Reading Brains Lab
Dartmouth College Department of Education

The Science of Learning

We believe that the process of education should be informed by findings from scientific research and that scientific research about development and learning should be informed by educators. If we want to understand how children learn and how best to teach children, then researchers and educators need to collaborate and share knowledge.

In particular, we believe that teacher training should include learning about the brain and that training of developmental researchers should include learning about the classroom and the process of education. Teacher and researcher training are twin bridges between the fields of education and developmental cognitive neuroscience. It is clear that learning and teaching change the brain – that the brain is affected by education – and it should be the case that the brain (or what we know about the brain) can change learning and teaching. Those responsible for facilitating learning should know at least a little bit about the organ that they are transforming and those who investigate how the brain develops and works should know at least a little bit about how that knowledge could be useful in an educational context.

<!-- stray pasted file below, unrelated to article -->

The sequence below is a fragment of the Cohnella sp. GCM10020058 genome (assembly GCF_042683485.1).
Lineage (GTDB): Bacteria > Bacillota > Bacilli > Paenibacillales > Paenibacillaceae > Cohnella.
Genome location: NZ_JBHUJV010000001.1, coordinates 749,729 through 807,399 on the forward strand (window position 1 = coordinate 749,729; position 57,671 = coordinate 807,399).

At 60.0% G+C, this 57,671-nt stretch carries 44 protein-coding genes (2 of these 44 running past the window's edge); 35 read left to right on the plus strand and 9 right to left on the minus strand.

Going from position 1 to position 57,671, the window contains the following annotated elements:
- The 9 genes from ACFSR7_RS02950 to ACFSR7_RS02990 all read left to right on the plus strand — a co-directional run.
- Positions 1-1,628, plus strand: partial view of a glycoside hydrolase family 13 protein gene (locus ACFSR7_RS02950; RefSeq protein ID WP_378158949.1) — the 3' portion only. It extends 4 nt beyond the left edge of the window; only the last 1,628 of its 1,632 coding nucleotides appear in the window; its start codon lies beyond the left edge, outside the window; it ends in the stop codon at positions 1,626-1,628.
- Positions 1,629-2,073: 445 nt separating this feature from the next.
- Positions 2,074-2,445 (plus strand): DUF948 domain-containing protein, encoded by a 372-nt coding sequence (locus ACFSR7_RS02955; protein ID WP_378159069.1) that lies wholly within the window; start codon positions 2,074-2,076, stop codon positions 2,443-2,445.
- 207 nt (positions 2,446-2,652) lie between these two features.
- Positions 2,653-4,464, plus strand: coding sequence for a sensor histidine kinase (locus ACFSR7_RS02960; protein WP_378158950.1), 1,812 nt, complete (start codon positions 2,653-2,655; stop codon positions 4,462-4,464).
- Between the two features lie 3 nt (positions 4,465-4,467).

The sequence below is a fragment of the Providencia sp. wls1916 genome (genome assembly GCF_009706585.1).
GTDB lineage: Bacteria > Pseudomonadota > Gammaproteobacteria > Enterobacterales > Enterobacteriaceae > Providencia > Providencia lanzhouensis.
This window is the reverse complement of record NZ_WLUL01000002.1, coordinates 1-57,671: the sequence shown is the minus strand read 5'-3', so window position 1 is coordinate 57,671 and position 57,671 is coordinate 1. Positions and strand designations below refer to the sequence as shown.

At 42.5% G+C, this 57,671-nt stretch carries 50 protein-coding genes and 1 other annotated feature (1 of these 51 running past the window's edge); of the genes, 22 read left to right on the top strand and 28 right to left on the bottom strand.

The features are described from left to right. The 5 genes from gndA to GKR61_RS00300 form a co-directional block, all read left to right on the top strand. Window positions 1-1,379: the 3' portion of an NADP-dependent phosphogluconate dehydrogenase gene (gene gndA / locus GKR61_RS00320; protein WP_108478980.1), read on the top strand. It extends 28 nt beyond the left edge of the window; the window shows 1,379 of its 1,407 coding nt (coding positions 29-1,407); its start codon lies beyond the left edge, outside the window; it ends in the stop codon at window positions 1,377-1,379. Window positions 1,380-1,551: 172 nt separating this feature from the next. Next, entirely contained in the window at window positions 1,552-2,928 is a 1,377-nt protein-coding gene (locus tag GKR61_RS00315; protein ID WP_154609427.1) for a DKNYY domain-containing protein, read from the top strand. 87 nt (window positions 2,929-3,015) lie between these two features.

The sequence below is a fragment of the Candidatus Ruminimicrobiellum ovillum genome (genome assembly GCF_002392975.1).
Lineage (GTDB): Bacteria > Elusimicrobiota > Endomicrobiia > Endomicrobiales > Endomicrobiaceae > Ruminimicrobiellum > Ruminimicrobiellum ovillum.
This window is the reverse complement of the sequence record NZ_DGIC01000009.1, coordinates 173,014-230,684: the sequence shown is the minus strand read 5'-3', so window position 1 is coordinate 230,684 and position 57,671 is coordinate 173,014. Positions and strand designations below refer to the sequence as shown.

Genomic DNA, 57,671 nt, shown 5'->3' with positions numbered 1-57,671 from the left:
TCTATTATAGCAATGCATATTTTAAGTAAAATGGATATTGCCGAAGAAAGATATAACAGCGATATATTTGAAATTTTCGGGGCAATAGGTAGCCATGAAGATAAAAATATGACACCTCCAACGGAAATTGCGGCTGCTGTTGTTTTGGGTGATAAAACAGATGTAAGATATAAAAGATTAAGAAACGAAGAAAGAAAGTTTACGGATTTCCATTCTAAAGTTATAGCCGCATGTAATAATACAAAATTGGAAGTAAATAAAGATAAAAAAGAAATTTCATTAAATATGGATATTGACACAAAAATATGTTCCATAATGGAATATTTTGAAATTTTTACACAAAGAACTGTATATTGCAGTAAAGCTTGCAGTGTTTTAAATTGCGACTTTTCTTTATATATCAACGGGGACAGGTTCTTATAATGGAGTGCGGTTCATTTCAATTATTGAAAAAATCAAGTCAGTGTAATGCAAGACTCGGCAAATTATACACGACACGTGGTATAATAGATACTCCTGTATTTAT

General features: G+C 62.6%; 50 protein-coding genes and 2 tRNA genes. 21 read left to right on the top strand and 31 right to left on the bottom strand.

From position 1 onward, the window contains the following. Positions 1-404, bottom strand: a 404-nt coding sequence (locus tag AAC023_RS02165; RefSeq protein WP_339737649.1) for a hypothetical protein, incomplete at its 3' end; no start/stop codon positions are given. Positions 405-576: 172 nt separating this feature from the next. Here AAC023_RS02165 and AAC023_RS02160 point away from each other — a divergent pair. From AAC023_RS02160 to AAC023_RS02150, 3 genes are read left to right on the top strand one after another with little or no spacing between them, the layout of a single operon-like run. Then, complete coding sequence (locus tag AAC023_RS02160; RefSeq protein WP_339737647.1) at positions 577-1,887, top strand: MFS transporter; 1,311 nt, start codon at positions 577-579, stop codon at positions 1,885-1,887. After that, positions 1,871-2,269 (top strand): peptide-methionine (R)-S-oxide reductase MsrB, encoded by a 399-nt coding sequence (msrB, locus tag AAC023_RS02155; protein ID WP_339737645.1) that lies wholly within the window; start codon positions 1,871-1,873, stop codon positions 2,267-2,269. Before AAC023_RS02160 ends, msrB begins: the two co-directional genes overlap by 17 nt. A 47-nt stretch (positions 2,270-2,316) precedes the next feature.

This is the kind of approach to education and brain science taken in the Department of Education at Dartmouth. Many of the classes offered through the Department reflect this approach, including EDUC 50: The Reading Brain: Education and Development; EDUC 64: Development in the Exceptional Child; and EDUC 88: Seminar in Human Development and Education: The Changeable Brain (ORC descriptions).